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Review
, 585 (23), 3821-8

Regulation of Remyelination in Multiple Sclerosis

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Review

Regulation of Remyelination in Multiple Sclerosis

Khalid A Hanafy et al. FEBS Lett.

Abstract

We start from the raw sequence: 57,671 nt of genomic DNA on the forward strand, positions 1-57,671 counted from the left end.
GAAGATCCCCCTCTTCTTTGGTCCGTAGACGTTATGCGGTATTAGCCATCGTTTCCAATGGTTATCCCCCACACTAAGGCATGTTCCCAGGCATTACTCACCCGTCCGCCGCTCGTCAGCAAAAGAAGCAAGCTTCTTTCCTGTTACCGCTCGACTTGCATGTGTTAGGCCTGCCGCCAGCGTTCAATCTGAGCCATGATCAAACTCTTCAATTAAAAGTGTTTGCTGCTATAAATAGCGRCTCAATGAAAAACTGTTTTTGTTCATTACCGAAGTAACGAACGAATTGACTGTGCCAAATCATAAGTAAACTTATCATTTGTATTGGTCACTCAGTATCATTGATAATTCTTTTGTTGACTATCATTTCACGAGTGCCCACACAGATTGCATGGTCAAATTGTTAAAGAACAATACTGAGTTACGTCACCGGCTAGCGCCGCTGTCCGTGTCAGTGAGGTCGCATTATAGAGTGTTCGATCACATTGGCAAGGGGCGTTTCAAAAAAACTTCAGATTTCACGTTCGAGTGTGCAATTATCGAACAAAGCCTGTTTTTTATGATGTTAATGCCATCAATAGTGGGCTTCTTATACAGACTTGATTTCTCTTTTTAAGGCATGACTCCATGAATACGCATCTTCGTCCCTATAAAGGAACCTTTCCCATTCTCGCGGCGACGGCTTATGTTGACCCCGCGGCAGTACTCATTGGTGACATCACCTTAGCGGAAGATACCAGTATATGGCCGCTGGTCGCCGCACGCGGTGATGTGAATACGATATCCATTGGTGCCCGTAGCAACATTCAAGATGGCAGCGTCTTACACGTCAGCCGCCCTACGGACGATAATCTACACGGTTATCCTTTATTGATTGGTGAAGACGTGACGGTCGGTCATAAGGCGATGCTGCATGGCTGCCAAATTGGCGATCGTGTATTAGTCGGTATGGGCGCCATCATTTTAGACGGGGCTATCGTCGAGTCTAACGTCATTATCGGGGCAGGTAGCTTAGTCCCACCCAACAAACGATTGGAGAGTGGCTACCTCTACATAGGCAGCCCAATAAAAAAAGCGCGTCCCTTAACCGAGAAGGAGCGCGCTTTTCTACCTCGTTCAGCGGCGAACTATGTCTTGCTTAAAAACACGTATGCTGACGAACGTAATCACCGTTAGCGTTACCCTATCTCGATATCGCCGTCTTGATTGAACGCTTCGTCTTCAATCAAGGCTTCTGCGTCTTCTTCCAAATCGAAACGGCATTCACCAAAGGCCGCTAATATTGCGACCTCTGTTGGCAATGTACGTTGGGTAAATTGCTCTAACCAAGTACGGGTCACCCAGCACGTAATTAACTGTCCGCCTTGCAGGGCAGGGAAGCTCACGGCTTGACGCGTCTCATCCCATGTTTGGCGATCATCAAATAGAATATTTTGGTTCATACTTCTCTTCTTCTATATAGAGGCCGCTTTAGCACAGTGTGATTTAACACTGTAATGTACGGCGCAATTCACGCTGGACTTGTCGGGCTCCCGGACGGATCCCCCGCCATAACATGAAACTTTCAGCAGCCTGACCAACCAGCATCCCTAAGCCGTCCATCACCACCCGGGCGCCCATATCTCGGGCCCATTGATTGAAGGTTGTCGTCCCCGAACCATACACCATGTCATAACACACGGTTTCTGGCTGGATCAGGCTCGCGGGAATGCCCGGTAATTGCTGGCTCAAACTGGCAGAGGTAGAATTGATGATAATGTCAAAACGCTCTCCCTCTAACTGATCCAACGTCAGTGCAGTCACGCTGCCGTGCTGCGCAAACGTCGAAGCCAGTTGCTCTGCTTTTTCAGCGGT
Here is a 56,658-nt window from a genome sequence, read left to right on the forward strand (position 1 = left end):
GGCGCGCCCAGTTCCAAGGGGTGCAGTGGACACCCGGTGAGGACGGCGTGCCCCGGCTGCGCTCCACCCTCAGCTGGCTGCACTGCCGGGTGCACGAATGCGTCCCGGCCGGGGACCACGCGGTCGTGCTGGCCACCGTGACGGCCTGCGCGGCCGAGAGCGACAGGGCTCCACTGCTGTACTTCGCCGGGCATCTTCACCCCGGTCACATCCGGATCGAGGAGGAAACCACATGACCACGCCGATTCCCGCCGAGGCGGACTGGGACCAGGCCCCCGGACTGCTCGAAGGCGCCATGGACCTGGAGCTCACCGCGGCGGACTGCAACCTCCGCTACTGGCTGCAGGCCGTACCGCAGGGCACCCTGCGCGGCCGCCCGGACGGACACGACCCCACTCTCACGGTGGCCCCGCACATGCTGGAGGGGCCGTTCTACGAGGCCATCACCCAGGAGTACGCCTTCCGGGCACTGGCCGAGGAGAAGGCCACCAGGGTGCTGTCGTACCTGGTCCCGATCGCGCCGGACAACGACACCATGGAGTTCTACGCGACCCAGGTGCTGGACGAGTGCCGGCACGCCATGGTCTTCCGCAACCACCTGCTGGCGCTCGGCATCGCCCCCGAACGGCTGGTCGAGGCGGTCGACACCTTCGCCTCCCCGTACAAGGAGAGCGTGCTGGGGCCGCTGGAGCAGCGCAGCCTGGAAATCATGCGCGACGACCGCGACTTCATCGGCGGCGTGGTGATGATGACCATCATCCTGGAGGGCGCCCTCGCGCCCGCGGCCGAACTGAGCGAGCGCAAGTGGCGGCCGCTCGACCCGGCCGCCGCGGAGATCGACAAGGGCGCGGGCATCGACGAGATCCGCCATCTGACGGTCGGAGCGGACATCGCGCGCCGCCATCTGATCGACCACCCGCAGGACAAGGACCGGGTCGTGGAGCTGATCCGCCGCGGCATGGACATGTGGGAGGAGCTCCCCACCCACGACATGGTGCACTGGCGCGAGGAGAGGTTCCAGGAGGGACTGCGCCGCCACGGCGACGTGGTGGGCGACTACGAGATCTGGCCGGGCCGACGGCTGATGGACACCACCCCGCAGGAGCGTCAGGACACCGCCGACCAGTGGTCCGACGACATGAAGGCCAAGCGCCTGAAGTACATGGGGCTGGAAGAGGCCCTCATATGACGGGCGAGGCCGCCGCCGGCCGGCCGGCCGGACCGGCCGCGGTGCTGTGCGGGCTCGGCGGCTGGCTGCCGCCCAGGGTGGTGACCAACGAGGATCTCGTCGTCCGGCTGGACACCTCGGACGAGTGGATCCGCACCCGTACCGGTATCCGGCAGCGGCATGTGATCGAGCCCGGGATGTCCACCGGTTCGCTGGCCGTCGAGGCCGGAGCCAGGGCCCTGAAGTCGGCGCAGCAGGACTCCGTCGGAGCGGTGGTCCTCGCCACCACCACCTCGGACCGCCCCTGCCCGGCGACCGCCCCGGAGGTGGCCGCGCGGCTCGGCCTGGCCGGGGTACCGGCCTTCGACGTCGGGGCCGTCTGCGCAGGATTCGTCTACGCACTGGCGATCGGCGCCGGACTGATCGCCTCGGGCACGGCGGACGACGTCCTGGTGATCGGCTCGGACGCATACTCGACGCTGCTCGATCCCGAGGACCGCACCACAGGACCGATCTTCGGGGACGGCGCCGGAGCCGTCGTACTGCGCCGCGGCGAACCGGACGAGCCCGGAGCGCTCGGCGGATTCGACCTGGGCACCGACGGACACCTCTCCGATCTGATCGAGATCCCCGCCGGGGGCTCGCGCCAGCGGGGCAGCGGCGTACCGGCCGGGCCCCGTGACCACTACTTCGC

Multiple sclerosis is a common demyelinating disease that worsens over the course of disease, a significant problem in clinical management. Disability in MS is significantly promoted by poor repair and remyelination of lesions. Both oligodendrocyte recruitment and maturation defects are seen as major causes of poor remyelination in MS. The mechanisms behind impaired remyelination in animal models include involvement of the Notch1, wnt, and hyaluronan/TLR2 pathways. RXR/PPAR signaling has also more recently been identified as an important regulator of remyelination. The local inflammatory milieu also appears to play critical and conflicting roles in promotion and inhibition of remyelination in MS. Understanding the forces regulating remyelination in MS represents an exciting and important initial step towards developing therapeutics targeting chronic disability in MS.

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